Foliated metamorphic rocks are rocks that have gone through extreme temperature and pressure changes, resulting in a different chemical composition. They are distinct for the appearance of a layered pattern throughout the rock.
Unlike non-foliated metamorphic rocks, which have a marbled appearance and form under uniform pressure, foliated metamorphic rocks form from uneven amounts of pressure. The areas of greatest pressure force minerals to line up, forming the layered bands throughout the rock.
Metamorphic rocks form beneath Earth's surface and move up to the surface through tectonic movement. The temperature range for metamorphism is between 200 and 800 degrees Celsius. The amount of heat and pressure that a metamorphic rock undergoes determines its grade. For example, slate, phyllite, schist and gneiss are grades of foliated metamorphic rocks. Slate forms under the lowest temperature and pressure changes, whereas gneiss experiences the highest temperature and pressure.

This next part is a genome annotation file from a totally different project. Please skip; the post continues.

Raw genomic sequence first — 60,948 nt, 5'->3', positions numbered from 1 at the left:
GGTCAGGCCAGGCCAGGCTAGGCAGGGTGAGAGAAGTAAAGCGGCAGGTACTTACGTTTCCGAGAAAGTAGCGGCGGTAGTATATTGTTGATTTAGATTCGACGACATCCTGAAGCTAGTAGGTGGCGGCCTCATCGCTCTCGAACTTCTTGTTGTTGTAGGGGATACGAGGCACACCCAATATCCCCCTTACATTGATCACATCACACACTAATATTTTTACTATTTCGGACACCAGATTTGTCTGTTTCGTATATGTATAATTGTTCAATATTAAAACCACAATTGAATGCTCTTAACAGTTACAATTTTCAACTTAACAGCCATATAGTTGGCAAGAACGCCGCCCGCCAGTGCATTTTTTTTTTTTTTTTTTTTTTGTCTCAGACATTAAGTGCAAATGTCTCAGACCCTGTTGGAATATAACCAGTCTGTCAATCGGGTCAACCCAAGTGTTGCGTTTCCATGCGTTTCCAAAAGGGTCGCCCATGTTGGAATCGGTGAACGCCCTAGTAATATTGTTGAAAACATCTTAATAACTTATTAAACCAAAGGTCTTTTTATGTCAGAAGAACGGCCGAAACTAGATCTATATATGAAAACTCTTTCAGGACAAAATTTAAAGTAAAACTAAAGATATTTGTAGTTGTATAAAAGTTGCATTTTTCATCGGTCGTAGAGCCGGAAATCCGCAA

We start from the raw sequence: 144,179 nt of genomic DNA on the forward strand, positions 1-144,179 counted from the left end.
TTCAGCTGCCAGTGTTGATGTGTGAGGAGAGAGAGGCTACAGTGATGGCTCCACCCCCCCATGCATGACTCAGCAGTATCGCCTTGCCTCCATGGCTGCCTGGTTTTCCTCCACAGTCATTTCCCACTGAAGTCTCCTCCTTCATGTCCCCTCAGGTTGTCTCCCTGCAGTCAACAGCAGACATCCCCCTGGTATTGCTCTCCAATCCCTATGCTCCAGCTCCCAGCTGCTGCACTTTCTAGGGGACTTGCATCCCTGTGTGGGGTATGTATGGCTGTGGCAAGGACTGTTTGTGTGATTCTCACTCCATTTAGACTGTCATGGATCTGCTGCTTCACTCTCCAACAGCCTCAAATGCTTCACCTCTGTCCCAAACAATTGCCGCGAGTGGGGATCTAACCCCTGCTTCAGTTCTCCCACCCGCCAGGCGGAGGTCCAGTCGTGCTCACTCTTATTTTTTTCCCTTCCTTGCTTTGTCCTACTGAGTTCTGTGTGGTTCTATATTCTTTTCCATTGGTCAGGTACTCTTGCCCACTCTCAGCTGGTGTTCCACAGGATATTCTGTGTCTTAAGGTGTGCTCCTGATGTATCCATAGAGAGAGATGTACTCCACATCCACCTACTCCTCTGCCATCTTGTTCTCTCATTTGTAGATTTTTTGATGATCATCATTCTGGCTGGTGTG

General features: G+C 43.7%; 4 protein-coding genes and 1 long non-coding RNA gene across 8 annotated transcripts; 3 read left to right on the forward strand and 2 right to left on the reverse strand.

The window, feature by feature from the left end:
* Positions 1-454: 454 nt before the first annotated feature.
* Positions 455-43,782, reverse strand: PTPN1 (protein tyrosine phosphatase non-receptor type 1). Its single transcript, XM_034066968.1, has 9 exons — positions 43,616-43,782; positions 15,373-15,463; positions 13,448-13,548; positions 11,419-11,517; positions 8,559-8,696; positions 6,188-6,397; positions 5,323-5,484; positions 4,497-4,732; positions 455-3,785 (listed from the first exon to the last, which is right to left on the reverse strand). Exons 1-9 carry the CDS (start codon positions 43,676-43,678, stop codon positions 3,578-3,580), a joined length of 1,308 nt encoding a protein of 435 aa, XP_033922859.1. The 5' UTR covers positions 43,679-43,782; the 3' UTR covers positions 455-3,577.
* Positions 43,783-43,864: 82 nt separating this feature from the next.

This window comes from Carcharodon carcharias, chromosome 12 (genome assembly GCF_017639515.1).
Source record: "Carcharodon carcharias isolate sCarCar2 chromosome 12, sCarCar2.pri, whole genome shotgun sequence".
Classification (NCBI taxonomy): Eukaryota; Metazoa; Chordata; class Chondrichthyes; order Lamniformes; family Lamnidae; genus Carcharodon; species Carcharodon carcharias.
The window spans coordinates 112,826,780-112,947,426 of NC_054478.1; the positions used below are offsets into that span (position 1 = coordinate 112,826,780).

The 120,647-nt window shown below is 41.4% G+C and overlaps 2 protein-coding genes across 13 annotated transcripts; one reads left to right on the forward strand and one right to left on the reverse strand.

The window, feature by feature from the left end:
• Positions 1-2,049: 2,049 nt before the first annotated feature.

Slate, used as a material in roofing and pool tables, breaks into flat pieces. The layered bands in slate are less visible due to its fine grain texture. Phyllite contains more crystals than slate. Its layered bands often appear wrinkled or wavy. Schist, the grade between phyllite and gneiss, easily breaks into thin sections. Gneiss, pronounced “nice,” often contains feldspar or quartz. Its grain texture is coarse, making the layered bands of alternating minerals highly visible.